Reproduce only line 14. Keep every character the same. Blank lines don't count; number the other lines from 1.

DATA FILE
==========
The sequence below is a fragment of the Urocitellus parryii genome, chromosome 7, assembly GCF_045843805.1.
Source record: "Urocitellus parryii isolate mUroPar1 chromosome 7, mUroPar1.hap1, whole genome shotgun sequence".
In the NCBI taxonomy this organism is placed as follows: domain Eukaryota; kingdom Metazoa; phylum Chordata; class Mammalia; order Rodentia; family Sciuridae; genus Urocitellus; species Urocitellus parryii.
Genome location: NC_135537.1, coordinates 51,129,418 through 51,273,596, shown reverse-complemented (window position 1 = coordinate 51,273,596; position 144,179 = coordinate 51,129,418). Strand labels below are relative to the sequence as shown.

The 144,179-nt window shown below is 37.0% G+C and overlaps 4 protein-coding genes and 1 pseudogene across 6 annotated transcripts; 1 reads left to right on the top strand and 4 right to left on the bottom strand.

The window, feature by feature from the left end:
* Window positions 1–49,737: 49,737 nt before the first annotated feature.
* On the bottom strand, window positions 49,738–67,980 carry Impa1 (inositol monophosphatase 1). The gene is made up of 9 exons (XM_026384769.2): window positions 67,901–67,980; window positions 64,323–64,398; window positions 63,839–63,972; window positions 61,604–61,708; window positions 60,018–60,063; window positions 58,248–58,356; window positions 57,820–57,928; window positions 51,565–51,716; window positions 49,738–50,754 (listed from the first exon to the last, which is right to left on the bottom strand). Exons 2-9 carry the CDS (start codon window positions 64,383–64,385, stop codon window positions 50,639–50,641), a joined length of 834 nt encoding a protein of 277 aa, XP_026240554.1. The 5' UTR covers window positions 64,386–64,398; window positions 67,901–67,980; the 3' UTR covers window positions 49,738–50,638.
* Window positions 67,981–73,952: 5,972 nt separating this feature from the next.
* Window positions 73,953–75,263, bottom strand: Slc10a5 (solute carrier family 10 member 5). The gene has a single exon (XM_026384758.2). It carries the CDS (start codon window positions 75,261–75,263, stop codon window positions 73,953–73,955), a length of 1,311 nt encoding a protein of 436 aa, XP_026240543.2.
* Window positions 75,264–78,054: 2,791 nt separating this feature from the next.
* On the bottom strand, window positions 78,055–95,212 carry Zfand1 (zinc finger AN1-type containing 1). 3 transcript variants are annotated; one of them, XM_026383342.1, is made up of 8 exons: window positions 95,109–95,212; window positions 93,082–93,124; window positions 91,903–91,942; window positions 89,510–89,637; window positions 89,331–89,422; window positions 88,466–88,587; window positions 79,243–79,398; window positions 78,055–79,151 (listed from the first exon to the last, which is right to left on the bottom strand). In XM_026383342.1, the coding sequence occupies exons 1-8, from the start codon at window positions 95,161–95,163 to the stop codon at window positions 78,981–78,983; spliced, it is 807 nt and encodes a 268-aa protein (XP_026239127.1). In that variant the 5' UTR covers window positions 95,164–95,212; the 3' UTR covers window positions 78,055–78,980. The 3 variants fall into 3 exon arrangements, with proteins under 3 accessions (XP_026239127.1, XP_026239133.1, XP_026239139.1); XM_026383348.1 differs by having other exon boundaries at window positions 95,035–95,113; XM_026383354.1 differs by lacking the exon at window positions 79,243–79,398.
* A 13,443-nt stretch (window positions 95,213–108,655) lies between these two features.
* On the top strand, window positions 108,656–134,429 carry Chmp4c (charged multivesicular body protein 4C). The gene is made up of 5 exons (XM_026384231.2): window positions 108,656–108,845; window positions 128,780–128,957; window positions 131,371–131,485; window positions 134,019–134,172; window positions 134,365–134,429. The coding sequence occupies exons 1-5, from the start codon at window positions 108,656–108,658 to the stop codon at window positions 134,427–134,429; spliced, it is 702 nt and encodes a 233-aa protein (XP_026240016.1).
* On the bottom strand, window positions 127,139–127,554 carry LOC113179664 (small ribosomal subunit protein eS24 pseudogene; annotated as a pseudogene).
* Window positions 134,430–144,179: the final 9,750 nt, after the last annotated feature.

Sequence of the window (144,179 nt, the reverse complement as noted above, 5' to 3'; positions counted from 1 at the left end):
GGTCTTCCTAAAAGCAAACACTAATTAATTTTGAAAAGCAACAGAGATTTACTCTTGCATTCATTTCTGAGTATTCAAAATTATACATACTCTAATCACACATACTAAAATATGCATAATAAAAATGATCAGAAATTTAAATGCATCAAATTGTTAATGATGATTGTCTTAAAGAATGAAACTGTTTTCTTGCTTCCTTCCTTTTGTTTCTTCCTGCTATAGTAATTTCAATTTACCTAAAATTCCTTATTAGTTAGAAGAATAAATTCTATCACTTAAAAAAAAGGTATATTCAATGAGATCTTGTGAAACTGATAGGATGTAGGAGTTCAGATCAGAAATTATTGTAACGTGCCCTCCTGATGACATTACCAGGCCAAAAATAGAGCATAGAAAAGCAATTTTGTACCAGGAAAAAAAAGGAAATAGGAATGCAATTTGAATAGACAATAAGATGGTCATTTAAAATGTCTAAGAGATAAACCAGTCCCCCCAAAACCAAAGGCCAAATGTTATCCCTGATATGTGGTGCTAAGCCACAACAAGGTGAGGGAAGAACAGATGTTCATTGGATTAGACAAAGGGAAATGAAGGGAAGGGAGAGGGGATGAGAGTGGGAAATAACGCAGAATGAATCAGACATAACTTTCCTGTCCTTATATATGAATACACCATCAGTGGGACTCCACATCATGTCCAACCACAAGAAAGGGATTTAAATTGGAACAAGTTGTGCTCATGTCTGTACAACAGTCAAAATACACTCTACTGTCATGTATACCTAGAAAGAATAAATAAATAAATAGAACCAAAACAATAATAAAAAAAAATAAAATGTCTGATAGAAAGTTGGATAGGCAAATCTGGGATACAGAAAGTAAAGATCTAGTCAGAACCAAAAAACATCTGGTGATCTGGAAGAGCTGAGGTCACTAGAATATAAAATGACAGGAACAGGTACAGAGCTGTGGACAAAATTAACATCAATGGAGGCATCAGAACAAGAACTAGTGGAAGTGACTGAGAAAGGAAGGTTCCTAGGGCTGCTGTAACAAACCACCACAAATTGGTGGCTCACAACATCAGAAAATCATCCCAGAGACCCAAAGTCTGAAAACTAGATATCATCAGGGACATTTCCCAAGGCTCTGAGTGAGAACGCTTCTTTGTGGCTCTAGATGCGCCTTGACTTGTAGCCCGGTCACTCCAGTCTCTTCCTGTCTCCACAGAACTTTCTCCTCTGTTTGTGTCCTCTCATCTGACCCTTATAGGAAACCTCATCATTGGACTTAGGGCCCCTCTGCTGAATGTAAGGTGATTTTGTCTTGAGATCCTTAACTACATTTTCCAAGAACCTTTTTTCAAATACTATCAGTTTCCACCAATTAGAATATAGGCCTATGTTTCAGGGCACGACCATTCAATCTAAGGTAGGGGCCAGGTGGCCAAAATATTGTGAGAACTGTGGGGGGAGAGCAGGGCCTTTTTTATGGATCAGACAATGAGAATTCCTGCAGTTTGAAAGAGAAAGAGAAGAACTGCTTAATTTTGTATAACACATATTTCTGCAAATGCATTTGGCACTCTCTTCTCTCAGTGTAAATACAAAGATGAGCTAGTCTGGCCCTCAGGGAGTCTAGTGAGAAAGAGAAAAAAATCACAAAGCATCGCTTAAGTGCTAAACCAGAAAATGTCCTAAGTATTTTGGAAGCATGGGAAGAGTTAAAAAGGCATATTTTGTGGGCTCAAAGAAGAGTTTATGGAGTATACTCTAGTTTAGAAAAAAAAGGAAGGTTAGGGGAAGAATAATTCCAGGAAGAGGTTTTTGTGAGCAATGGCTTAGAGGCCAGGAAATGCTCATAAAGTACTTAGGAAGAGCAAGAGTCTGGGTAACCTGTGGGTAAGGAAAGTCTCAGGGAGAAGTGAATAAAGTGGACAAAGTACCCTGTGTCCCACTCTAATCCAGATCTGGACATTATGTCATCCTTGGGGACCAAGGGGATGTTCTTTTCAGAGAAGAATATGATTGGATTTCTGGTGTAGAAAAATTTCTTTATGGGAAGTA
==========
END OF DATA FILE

* On the top strand, window positions 108,656–134,429 carry Chmp4c (charged multivesicular body protein 4C). The gene is made up of 5 exons (XM_026384231.2): window positions 108,656–108,845; window positions 128,780–128,957; window positions 131,371–131,485; window positions 134,019–134,172; window positions 134,365–134,429. The coding sequence occupies exons 1-5, from the start codon at window positions 108,656–108,658 to the stop codon at window positions 134,427–134,429; spliced, it is 702 nt and encodes a 233-aa protein (XP_026240016.1).